Our blog yesterday on whether Jaguar's 'Good to be Bad' adverts help or hinder the brand has sparked a torrent of debate. It’s worth remembering that our original point was that the F-type coupé - which we’ve tested extensively - has much more breadth and subtlety than the billboard ads seek to imply
However, because of the success of the associated TV spots, the whole thing soon broadened into a debate about the pros and cons of using celebrities in high-quality advertising video productions.
To reprise: this advert was originally made for screening during TV coverage of the American Superbowl, where a 30-second slot costs millions, so no surprise that Jaguar is prepared to invest in the likes of Sir Ben Kingsley, Tom Hiddleston and Mark Strong to carry its message on camera. The effect has been exactly what Jaguar must have wanted. It went viral after screening, and we're still talking about it more than two months after the Superbowl finished.
Some of you agreed with me that Jaguar’s portrayal of its own car is trite: the company doesn’t even try to portray the full extent of the car’s capabilities. But most of you agreed with my colleague Darren Moss’s assessment that the campaign plays on an ideal that especially suits Jaguar’s current purpose: that being seen as rebellious sweeps away the pipe-and-slippers image Jaguar has been fighting for years. Makes sense, even to me…
One surprising outcome of all this is how many of you have taken the trouble to suggest follow-up adverts to the original. Becoming an advertising “creative” obviously has powerful appeal to Autocar’s website visitors. Here’s a typical offering, presented by an author we sadly can’t credit, which has the budget-boosting virtue of needing the services of only one of Jaguar’s pricey trio of actors…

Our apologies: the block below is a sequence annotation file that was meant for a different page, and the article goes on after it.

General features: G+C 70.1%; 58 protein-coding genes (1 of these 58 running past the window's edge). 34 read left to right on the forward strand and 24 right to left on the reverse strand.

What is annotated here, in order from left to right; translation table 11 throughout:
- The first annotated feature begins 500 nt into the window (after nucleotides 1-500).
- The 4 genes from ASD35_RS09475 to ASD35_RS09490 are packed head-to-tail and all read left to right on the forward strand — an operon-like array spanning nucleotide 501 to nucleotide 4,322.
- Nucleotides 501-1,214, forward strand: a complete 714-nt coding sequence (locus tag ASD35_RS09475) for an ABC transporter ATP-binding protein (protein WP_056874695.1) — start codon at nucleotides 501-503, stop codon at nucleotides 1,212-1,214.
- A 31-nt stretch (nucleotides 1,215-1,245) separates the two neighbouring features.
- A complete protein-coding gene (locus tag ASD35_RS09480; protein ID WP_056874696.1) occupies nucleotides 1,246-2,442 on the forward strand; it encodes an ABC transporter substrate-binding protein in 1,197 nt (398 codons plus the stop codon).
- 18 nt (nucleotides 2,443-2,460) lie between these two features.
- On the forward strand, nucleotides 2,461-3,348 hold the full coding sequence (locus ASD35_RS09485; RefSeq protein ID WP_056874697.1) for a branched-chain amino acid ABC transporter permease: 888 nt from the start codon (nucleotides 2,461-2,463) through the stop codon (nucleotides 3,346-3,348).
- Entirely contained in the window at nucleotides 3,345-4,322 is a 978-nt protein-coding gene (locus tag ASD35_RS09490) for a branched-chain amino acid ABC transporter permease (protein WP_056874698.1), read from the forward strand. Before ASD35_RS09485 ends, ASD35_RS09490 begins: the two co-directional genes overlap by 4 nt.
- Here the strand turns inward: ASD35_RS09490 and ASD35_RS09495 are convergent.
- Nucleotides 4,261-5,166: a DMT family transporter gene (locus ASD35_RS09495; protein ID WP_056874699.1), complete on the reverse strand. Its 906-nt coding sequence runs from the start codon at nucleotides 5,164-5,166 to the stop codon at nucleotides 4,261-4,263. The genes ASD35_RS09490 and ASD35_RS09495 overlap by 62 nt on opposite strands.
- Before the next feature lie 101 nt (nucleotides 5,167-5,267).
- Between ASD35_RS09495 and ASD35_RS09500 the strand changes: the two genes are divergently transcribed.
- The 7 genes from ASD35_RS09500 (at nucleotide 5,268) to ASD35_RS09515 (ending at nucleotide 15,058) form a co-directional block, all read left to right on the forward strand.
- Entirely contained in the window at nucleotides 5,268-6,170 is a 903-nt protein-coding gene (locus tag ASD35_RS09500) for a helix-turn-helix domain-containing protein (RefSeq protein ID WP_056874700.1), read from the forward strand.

Picture an English gentleman (Hiddleston), the sort of bloke men want to be and women want to be with. He's fashionable in an elegant, timeless sort of way but has a slightly dangerous, unpredictable aura. He’s in an underground car park, with three sports cars parked next to one another. He saunters past a Porsche 911, looking straight ahead, then a Mercedes SLK (with a wry look to the camera) before arriving beside an F-type coupé. He presses the key fob to unlock the car, turns to the camera and delivers the production’s only line: "Well, which would you expect me to choose?"
Could you do better? Send us your suggestions for the next "Good to be Bad" advert, and if we think they’re good we’ll write about them.
Additional reporting by Darren Moss